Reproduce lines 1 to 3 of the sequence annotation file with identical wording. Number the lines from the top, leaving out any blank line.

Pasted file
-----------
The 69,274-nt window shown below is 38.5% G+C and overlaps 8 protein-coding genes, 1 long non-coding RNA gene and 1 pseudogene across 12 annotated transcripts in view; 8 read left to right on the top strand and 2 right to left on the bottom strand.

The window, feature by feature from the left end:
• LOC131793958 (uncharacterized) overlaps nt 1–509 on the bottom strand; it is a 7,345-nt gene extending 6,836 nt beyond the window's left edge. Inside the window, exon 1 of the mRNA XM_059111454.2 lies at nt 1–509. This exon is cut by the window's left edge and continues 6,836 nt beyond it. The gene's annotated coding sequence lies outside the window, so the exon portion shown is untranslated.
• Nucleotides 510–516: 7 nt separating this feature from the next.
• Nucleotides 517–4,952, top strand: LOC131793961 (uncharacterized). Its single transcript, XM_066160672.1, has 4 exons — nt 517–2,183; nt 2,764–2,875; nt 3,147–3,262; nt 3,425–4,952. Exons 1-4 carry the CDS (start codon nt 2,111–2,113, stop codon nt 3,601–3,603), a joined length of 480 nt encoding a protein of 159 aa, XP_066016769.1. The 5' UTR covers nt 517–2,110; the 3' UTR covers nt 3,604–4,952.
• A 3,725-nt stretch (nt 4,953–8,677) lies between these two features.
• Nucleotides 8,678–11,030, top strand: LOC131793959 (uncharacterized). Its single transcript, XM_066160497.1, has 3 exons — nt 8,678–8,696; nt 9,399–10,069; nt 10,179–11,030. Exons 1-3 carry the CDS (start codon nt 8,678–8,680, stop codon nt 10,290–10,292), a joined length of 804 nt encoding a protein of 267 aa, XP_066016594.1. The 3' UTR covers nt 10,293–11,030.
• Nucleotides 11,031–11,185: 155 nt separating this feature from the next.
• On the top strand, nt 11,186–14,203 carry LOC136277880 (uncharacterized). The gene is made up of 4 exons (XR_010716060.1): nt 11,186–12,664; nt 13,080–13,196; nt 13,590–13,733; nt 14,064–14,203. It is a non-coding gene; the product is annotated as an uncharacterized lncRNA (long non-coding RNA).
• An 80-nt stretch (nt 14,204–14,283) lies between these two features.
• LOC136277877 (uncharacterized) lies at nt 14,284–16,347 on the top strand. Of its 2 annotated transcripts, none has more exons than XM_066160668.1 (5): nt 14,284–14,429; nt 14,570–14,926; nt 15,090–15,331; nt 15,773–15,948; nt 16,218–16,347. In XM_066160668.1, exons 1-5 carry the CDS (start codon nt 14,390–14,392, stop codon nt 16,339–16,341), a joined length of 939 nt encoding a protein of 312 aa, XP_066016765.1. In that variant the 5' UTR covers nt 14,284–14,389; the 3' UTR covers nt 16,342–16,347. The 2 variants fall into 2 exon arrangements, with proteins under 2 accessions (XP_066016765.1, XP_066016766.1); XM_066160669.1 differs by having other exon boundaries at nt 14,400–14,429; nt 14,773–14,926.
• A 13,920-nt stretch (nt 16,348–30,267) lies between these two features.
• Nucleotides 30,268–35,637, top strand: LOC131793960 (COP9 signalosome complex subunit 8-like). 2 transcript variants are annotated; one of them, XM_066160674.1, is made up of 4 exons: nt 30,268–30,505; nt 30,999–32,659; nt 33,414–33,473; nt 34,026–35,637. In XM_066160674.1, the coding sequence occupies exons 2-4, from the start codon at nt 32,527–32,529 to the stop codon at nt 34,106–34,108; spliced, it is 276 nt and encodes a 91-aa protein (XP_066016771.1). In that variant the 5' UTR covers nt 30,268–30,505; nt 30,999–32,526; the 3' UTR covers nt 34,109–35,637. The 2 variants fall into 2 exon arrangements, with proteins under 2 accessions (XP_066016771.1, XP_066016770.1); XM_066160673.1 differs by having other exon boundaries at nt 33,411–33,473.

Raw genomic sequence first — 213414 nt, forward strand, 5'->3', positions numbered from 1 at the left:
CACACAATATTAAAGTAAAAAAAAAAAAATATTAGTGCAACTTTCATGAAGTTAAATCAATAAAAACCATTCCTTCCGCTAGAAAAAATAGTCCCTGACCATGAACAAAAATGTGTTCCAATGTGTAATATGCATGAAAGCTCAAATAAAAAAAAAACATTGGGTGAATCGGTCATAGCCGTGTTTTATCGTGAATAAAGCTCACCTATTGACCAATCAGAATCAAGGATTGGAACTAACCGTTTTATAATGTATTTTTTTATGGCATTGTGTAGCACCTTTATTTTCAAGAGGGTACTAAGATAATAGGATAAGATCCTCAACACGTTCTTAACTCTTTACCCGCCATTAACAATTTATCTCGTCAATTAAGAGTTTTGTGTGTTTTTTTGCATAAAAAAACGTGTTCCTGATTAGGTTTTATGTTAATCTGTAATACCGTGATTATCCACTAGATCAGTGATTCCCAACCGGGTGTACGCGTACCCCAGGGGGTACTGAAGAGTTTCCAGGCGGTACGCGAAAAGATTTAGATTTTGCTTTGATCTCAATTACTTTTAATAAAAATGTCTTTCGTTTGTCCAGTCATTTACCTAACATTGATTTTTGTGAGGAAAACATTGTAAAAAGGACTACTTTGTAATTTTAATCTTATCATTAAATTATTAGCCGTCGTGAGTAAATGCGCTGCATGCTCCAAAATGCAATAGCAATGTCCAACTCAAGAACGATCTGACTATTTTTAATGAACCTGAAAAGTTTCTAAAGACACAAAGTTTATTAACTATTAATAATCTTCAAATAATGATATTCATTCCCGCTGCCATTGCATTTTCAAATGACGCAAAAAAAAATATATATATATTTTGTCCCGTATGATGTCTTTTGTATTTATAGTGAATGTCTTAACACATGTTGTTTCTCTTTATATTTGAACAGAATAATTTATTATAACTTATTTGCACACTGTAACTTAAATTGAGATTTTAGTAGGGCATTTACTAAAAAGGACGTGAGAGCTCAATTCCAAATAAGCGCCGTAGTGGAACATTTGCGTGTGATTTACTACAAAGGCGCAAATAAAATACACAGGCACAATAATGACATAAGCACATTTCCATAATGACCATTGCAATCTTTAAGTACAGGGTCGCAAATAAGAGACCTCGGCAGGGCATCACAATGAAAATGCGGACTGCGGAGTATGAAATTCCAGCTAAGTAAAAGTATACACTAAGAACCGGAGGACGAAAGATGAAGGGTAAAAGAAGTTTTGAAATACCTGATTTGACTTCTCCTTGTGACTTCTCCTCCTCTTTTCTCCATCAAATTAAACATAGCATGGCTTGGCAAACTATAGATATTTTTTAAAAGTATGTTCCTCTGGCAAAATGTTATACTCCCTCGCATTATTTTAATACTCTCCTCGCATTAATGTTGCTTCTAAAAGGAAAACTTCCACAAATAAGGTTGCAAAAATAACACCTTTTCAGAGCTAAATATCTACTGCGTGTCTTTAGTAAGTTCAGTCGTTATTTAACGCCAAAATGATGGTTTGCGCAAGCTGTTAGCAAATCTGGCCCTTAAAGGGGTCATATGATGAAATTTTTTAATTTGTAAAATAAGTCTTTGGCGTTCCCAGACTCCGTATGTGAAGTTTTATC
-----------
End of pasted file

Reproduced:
The 69,274-nt window shown below is 38.5% G+C and overlaps 8 protein-coding genes, 1 long non-coding RNA gene and 1 pseudogene across 12 annotated transcripts in view; 8 read left to right on the top strand and 2 right to left on the bottom strand.

The window, feature by feature from the left end:
• LOC131793958 (uncharacterized) overlaps nt 1–509 on the bottom strand; it is a 7,345-nt gene extending 6,836 nt beyond the window's left edge. Inside the window, exon 1 of the mRNA XM_059111454.2 lies at nt 1–509. This exon is cut by the window's left edge and continues 6,836 nt beyond it. The gene's annotated coding sequence lies outside the window, so the exon portion shown is untranslated.